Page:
The first time Johnny Depp went to prison, all he could think was how harmless it looked. How benign. “It all seems so anonymous,” he says. “Just concrete blocks, you know? Of course, that’s just the facade. Then you notice the razor wire. And you go in past the metal detectors, and then you’re right down in the belly of the beast. And then it’s . . .” His face lights up, his palm raised. “Hi George!”
By George, he means George Jung, the drug trafficker who first introduced cocaine to a thrill-hungry America during the mid-70s, and whose misbegotten career forms the spine of Depp’s new movie, Blow. The jail that Depp was being guided through (strictly for purposes of research) was Otisville Federal Correctional Institution, a medium-security facility in upstate New York where Jung is serving 25 years without parole. And so the two shake hands. “At first it was almost too weird,” says Depp now, sitting in scarf and Stetson on a sweltering London afternoon. “All I could think of was, ‘What if I don’t like him? What if he doesn’t like me? What if he doesn’t want me to do the part?’”
Not that Depp should have worried; his reputation had preceded him. Having embraced the idea of a biopic detailing his life, the dilapidated Jung reportedly expressed concern over who would be playing him. At the mention of Depp’s name, he drew a blank. The next day, however, after consulting with his fellow inmates, he called the director Ted Demme. “So, this Depp guy . . . the boys say he’s OK.” Lighting the first of half a dozen hand-rolled cheroots, Depp beams at the memory. “Yeah, I was happy with that. It’s nice to know I’m liked in prison.”
Yet, if Blow is ostensibly the story of Jung’s ill-fated journey from small-time pot dealer to lynchpin of the Medellin cartel, it also belongs to Depp, an occasionally great actor whose performance—all subtle tics and sad-eyed understatement— reminds you just how good he can be. While the resemblance between the two is non-existent (Depp a high-cheekboned leading man, Jung a ravaged cartoon of narcotic hangover), the line between them all but disappears on-screen. “You know,” he says, finally removing the hat, “George speaks in these obtuse . . . riddles. And apparently, he accused me of being a witch. Because I only had two days in prison with him, after he saw the film he accused me of being, you know, some kind of strange witch that took his brain out and stole part of his soul.” A beat. “Which was another nice compliment.”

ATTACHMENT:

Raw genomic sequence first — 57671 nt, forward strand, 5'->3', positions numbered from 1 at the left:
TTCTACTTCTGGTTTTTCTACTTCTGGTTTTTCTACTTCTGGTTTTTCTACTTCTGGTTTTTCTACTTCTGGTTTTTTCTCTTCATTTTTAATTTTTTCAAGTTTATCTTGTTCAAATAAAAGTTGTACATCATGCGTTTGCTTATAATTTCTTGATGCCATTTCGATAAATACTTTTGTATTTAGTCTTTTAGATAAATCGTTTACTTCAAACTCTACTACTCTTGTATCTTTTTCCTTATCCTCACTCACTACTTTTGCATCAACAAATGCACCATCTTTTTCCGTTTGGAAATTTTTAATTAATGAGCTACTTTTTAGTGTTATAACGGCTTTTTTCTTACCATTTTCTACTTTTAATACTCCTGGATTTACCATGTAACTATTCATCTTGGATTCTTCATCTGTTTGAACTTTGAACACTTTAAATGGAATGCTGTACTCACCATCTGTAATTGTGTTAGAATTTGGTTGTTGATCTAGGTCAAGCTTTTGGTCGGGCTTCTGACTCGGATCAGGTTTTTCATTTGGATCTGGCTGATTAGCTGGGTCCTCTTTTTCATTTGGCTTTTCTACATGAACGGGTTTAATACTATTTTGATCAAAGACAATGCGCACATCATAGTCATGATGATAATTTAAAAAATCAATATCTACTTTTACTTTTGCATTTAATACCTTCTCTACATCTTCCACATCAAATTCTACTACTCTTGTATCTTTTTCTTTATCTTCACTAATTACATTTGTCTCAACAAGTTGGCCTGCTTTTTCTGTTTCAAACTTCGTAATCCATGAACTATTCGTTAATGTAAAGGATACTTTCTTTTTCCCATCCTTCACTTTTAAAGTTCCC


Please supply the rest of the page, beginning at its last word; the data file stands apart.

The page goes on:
But the flattery Depp receives from all corners of the US prison system has not been echoed elsewhere. To play any of the esoteric roles he has made a career of—transvestite film-makers, men with scissor hands et al—is, it seems, just peachy. In the drug-soaked States, however, to play a coke baron (and sympathetically at that) appears to be a moral faux pas. You can argue, of course, as Depp does, that Jung was simply an all-American entrepreneur who did “what 95% of the US population would do in that situation.” You could also point out the hypocrisy of the drugs war, and the “bajillion dollar” medical industry that “doles out pills without giving half a fuck why.” But, if you wanted to be literal-minded about it, the suspicion would remain that Depp—co-owner of LA’s Viper Room, where his friend River Phoenix died from an OD in 1993—is not, let’s say, anti-drugs.
The ellipses that litter his conversation grow longer. “Well . . . it would be difficult to argue that I was anti-drugs. I’m for, ah . . . being smart about the subject. I mean, does it make me sad when I see kids strung out on dope? Yeah. I’ve had a lot of friends die because of drug abuse. Or go completely sideways, you know? But what we should be asking is why kids need to anaesthetize themselves.”
There’s an especially pregnant pause. For a second, I’m convinced he has forgotten what he was talking about. “I don’t know . . . I went through so many years where I medicated myself. But ultimately, all you’re doing is postponing the inevitable. Which is that you’re going to have to acknowledge your demons.” Another cheroot, rolled and lit. What were you into? “Oh, you know . . . anything I could use to make myself feel better. Or to make myself feel what I thought was feeling better. But cocaine is a strange one. A really strange one. I mean, I hated it. You get this synthetic happiness, and then you’re just panicking and grinding your teeth, and . . .”